The traits Zeroize comes from zeroize crate and Unsigned and IsLessOrEqual come from typenum crate.

The main aim of this crate is to allow user to 'expose' secret for a certain MEC (Maximum Exposed Count) number of times. The method expose_secret of Secret<T, MEC, EC> raises a compile time error if EC (Exposed Count) > MEC.

        T: Zeroize,
        MEC: Unsigned,
        EC: Add<U1> + Unsigned + IsLessOrEqual<MEC, Output = True>,
    > ExposeSecret<'max, &'max T, MEC, EC> for Secret<T, MEC, EC>
    type Exposed<'brand> = ExposedSecret<'brand, &'brand T>
        'max: 'brand;

    type Next = Secret<T, MEC, Sum<EC, U1>>
        EC: Add<U1> + Unsigned + IsLessOrEqual<MEC, Output = True>,
        Sum<EC, U1>: Unsigned + IsLessOrEqual<MEC, Output = True> + Add<U1>,
        T: Zeroize;

    fn expose_secret<ReturnType, ClosureType>(
        mut self,
        scope: ClosureType,
    ) -> (Secret<T, MEC, AddU1<EC>>, ReturnType)
        AddU1<EC>: Add<U1> + Unsigned + IsLessOrEqual<MEC, Output = True>,
        for<'brand> ClosureType: FnOnce(ExposedSecret<'brand, &'brand T>) -> ReturnType,
        let returned_value = scope(ExposedSecret(&self.0, PhantomData));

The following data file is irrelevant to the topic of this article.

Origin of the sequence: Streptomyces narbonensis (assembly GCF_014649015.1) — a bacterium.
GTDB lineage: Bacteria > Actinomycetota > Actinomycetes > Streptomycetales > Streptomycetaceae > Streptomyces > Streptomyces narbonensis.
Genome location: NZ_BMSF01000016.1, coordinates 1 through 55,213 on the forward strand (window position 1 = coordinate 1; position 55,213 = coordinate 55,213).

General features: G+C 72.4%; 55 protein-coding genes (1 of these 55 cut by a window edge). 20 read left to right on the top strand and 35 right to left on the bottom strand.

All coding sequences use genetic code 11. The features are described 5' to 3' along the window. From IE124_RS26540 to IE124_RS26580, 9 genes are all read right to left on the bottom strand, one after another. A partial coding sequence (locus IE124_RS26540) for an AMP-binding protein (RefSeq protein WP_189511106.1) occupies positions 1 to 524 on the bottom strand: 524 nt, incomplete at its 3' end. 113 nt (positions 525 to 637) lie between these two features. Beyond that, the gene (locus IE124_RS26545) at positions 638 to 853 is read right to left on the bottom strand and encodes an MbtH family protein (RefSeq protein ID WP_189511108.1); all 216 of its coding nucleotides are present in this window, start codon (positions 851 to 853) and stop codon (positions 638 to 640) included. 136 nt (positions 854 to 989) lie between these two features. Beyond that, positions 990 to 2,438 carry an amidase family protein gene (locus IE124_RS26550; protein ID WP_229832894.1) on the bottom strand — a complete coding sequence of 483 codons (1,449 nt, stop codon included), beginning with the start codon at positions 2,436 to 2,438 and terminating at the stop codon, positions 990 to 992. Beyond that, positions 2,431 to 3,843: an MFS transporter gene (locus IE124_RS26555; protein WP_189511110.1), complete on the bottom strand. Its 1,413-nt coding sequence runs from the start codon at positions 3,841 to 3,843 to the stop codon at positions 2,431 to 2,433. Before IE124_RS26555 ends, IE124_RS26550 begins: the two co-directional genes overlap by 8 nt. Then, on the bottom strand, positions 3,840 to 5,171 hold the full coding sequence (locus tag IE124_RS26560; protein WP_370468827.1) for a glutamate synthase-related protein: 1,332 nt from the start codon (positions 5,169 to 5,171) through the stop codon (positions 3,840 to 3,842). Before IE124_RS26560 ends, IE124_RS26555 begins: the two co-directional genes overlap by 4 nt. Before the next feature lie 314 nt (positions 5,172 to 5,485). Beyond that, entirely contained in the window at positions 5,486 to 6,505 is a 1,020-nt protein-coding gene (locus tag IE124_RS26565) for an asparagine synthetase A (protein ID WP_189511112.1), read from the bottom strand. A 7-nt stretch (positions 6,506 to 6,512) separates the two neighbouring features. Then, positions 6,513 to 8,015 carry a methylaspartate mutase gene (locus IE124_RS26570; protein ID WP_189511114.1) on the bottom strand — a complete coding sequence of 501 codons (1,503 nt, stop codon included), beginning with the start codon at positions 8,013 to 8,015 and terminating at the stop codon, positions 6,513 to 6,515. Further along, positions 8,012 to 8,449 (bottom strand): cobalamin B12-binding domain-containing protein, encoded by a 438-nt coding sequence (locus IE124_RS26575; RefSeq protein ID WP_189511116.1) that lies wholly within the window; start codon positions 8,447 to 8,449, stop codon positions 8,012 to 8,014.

// SAFETY: Since compile error prevents constructing a `Secret` with `EC` > `MEC`,
        // `zeroize()` is only called when `Secret` is maximally exposed
        // and it is not possible to call `expose_secret(...)`
        // when `Secret` is maximally exposed to access **private** `self.0` field,
        // therefore, this is safe.
        let inner = ManuallyDrop::new(unsafe { ManuallyDrop::take(&mut self.0) });
        (Secret(inner, PhantomData), returned_value)

My concern here is that I wouldn't want users of my crate (whether in #![no_std] or std builds) to be able to leak the inner T via the panic-catch_unwind mechanism.

Please advise how I should go about designing this so that it prevents such abuses.

Thank you.

Since you give ExposedSecret<'brand, &'brand T> to the closure, the ExposedSecret cannot be leaked.

To ensure that the contents of T itself cannot be leaked, T must not implement Clone or provide any similar function. If it does, there is no way to prevent leakage since the data can be copied into unrelated storage — whether or not a panic is involved.

You may find that for your actual requirements, the best you can do is to document “the closure should be reviewed to confirm it does not make a copy of the secret”.

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Thank you for your warm reply @kpreid!